Either way, there are some things that you’ll have to take into consideration, and that “thing” is copyright. I know, copyright may seem like it has little to do with music, or the arts in general, but these protections are far more relevant than you might think. It is important to adhere to copyright laws, for not only the artist’s benefit, but also your own. Copyright is all about protecting the value of a creator’s work, by giving the originator of the work the ability to protect it from unlicensed or uncredited usage. This leads to the prevention of their work being copied to the degree where they cannot sell it effectively or receive credit for it.  In this way, copyright fosters intellectual creativity as it provides an incentive for a creator to work freely, allowing them to gain recognition for their work as well as protecting their livelihood. 

So, an artist holds the rights to his work, to print, publish, reproduce, film etc. this material over a period of years, though they may give this right to others at their discretion or by allowing others to reuse it when other people ask for the owner’s permission. This process of getting consent from a copyright holder to use their creative work is called obtaining copyright permissions. Obtaining permission is often called “licensing”; when you have permission, you have a license to use the work.

And this is how, legally, music covers can exist!

The thought of licensing music may seem like a doozy, especially to someone who’s not used to the copyright permissions process, but once you understand the in’s-and-out’s of the different types of music licenses, you’ll be able to navigate licensing with little challenge.

 

Types of Music Licenses

 

Public Performance License: this license is self-explanatory. As one of the most common types of music license issues, the public performance license covers any broadcast of any artist’s work; scenarios include radio broadcasts, background music in public spaces (malls, restaurants, waiting rooms), or live covers in front of an audience.

Print Rights License: this license refers to the musical composition that the artist has written.

Master Recording License: the master right is held by the person or entity who owns the recording of the song. The master license gives the user permission to use the original recording of the song for an audiovisual project, but does not allow the user to use a re-recorded version of the song (i.e. a cover).

Mechanical License: this license covers any physical or digital reproduction of an artist’s work. Though original catered toward physical reproductions such as CD’s, cassettes, and vinyl’s, the existence of the internet and download focus stores like iTunes and Amazon Music has broadened this umbrella to include digital reproductions as well.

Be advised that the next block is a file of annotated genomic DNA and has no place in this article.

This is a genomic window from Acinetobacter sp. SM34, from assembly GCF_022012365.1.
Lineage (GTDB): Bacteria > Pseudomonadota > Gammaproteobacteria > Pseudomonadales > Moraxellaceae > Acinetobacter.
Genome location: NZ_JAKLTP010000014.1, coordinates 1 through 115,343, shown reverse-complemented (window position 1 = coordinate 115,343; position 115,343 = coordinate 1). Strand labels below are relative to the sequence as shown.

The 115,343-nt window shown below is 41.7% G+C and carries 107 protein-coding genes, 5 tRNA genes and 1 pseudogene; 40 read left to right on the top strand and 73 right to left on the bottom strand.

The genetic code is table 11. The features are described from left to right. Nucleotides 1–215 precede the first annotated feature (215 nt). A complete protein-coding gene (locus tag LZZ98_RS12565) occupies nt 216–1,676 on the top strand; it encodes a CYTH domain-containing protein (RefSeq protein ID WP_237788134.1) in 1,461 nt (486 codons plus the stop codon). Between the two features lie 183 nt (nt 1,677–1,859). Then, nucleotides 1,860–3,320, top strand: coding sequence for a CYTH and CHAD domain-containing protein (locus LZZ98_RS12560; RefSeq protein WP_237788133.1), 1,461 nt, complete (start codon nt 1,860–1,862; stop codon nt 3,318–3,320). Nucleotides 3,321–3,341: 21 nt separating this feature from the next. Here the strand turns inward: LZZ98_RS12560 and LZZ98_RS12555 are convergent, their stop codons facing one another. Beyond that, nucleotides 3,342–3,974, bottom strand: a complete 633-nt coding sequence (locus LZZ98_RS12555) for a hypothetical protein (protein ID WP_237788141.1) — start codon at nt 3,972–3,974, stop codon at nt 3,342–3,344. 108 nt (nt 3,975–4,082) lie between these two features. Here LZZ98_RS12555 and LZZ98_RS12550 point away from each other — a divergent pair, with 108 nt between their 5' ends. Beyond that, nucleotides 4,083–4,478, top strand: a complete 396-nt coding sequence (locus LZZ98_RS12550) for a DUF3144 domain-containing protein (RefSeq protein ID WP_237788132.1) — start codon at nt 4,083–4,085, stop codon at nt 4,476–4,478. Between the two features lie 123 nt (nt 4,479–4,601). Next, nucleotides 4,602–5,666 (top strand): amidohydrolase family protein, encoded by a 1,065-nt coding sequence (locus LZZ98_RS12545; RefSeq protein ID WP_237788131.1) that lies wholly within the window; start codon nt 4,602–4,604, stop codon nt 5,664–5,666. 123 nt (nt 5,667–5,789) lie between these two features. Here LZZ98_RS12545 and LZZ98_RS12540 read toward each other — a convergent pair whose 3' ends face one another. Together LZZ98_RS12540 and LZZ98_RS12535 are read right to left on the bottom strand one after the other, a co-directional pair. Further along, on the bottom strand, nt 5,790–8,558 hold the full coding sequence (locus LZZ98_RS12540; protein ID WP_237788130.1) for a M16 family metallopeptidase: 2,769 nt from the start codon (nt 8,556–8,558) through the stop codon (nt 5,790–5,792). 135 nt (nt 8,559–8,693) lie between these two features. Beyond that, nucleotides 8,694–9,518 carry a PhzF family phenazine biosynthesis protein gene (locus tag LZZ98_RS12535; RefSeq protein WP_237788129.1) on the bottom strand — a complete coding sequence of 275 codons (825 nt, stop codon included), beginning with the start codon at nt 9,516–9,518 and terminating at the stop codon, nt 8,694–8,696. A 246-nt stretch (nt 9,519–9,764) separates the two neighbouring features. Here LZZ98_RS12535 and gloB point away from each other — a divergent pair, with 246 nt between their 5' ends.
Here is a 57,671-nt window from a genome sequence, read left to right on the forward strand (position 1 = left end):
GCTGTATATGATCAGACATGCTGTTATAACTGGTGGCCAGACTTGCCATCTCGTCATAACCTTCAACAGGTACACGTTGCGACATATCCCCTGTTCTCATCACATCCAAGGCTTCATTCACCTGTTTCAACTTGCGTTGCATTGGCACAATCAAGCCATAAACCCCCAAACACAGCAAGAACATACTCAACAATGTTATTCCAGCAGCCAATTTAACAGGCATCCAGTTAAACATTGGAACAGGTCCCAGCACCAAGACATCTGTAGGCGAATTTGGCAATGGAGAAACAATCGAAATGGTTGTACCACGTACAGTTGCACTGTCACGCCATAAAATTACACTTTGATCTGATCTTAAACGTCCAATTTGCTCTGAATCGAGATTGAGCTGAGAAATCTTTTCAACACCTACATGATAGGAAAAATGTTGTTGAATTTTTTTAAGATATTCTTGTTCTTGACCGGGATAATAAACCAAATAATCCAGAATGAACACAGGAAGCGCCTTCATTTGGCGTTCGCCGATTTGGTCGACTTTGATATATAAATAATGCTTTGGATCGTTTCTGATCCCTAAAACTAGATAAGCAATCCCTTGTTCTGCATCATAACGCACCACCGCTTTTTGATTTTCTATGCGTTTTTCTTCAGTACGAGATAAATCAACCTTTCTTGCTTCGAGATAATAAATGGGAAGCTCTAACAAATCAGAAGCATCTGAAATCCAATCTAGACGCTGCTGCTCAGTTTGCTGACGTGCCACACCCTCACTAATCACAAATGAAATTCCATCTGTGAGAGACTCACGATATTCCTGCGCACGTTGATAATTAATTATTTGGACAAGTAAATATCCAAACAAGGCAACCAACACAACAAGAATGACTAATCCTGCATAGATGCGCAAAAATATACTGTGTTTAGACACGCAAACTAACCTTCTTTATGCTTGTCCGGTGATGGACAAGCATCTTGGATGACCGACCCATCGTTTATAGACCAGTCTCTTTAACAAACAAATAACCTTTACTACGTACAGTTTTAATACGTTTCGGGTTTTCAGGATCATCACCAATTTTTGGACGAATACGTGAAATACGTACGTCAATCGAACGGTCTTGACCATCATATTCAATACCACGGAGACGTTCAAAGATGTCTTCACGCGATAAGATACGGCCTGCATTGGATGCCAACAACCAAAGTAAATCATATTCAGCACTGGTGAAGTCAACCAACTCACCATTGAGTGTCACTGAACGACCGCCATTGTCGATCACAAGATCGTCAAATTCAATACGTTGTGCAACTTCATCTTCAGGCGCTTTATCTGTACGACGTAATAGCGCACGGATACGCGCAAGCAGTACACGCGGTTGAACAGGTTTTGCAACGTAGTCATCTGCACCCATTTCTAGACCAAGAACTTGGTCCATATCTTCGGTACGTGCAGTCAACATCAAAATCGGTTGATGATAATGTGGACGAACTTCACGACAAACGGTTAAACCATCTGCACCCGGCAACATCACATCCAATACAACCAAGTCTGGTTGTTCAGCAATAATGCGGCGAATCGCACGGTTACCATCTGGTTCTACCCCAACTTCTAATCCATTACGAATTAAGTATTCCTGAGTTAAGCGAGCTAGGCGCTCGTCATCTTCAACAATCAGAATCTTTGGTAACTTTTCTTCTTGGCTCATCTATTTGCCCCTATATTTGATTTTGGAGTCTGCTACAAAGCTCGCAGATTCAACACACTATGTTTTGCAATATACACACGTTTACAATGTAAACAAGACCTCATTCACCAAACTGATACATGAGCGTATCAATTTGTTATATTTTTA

Synchronization (Sync) License: this license is necessary when you want “synchronize” music with an audiovisual project such as a YouTube video, music video, commercial, film, and television shows.

 

So, how do you go about getting licensing for releasing a cover song?

 

The first question you need to ask yourself is: where do you plan to post it?

 

Physical/Digital Downloads

If you plan on releasing a cover song on either a physical and/or digital records, then you will need to obtain a mechanical license. This ensures that both the copyright holder is paid and you aren’t sued!

 

Streaming Platforms

You can upload your cover song directly to streaming platforms utilizing the exact copyright information provided by the original songwriters and publishers. Services like Spotify, Apple Music, and YouTube Music license songs and pay royalties to copyright holders through THE MLC (Mechanical Licensing Collective). Cover artists releasing songs through these platforms do not need to worry about royalty payments.

 

Playing a Cover on YouTube

You may get away with not acquiring a license to a song posted on YouTube, but if you want to make money off your video, then you need to acquire a sync license. Elsewise, you will put yourself, and your video, at risk of getting a copyright strike. In addition, if you plan to release the song on digital, then the above rules and licenses will also apply.   

 

 

Now, you are equipped with everything you need to know about cover music licensing. Go forth and release your song onto the platform of your choice!

 

 

References

Institute of Art, Design + Technology Dun Laoghaire, Copyright: Why copyright matters and important concepts related to copyright; Creative Commons Attribution Noncommercial 4.0 International License (CC-BY_NC 4.0)

Contact Information

Address:  1000 Galvin Road South

Bellevue, NE  68005

Phone:  402-557-7305

Email:  copyright@bellevue.edu